Get your drill and your 1/8″ drill bit. You need to drill pilot holes into the sides of your frame. Drill 2 holes along each 8″ side and 2 holes along each 9 1/2″ side, for a total of 4 holes per side. Get your screwdriver bit, 8 screws, and screw just the frame together. (See picture # 4) Congratulations, your frame is now assembled.

Apply glue to the bottom of your frame, and sit it on the footprint your drew on your base. (See picture # 5) Allow the glue some time to dry. When the glue is dry, turn the whole project over, so the frame is resting on your table, and the bottom of the base is now facing you. You should be staring at the 2nd footprint you drew earlier. Get your drill again and drill two pilot holes along each side, in the center of the footprint, to ensure that the screws will go into the center of the frame underneath. Get your screwdriver bit, 8 screws, and screw the base onto the frame. (See picture # 6) ***SPECIAL NOTE*** If your measurements and footprint drawing are exact, you should be screwing right into the center of the 3/4″ wood you made your frame out of. If you’re not 100% confident about your measurement skills, sink your first few screws slowly, checking to see that they are indeed going into the center of the frame’s wood. Make minor adjustments as necessary.

Turn the whole project back over so it is sitting right side up. Sit this aside for now.

Get your top deck piece of wood. You’ll need to mark off the center of this piece in order to find where to make your 6″ hole. The center should be 8″ in from all sides. Mark this spot. Use your preferred tool to make your 6″ hole. I use a 6″ hole saw. (See picture # 7 and picture # 8)

Once you have your hole made, you need to attach your top deck to your frame. Decide what side of the wood you want to use as the top surface. Apply glue to the footprint you drew on the other side, and attach the top deck to your frame. You will want to apply downward pressure to ensure that when the glue dries, your top deck is still centered on the frame.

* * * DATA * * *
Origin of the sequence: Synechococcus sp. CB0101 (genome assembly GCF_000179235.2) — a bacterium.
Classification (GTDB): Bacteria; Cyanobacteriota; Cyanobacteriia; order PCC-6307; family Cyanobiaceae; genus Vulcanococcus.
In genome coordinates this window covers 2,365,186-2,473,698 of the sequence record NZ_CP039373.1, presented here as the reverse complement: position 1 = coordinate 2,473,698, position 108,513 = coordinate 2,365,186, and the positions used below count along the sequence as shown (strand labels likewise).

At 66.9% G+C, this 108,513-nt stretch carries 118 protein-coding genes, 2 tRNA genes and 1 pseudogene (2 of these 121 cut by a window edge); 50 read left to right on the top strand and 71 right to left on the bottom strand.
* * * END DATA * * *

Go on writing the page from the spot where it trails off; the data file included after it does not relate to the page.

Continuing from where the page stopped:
Get your drill and drill two pilot holes on each side, in the center of your footprint. Sink your screws, again using caution to make sure that your measurements are correct, and your screws are going into the center of the frame below. Congratulations, your Bomb-Dropping Box is built! (See picture # 9)

Paint/design preparation:

Apply wood filler to each screw hole, then level and smooth out with your putty knife. Wait for the wood filler to dry(refer to side of container). Take your 80 grit sandpaper and sand down the entire box. Remove all debris with a moist rag or tack cloth. Take your 220 grit sandpaper and sand down the entire box until it’s smooth as can be and all imperfections have been addressed. Don’t forget to sand around the inside, underside, and topside of the hole. Splinters and rough edges will considerably shorten the life of your bags. Design, paint and/or stain as you prefer. Have fun!

****NOTES*****

–These plans are based on the specifications of a regulation Cornhole board. Following these directions and using these materials will essentially leave you with a 16″ x 16″ cross section of a regulation Cornhole board. The heights will be the same and the angle of slant will be the same as well. Using anything other than true 3/4″ plywood will affect this.

DOWNLOAD – Milky’s Bomb Droppin’ Box Instructions

Design by Cornhole Game Players Forum member Milky. These cornhole board building instructions used with permission from Cornhole Game Players. For a version you can download and print, please visit the Cornhole Building page.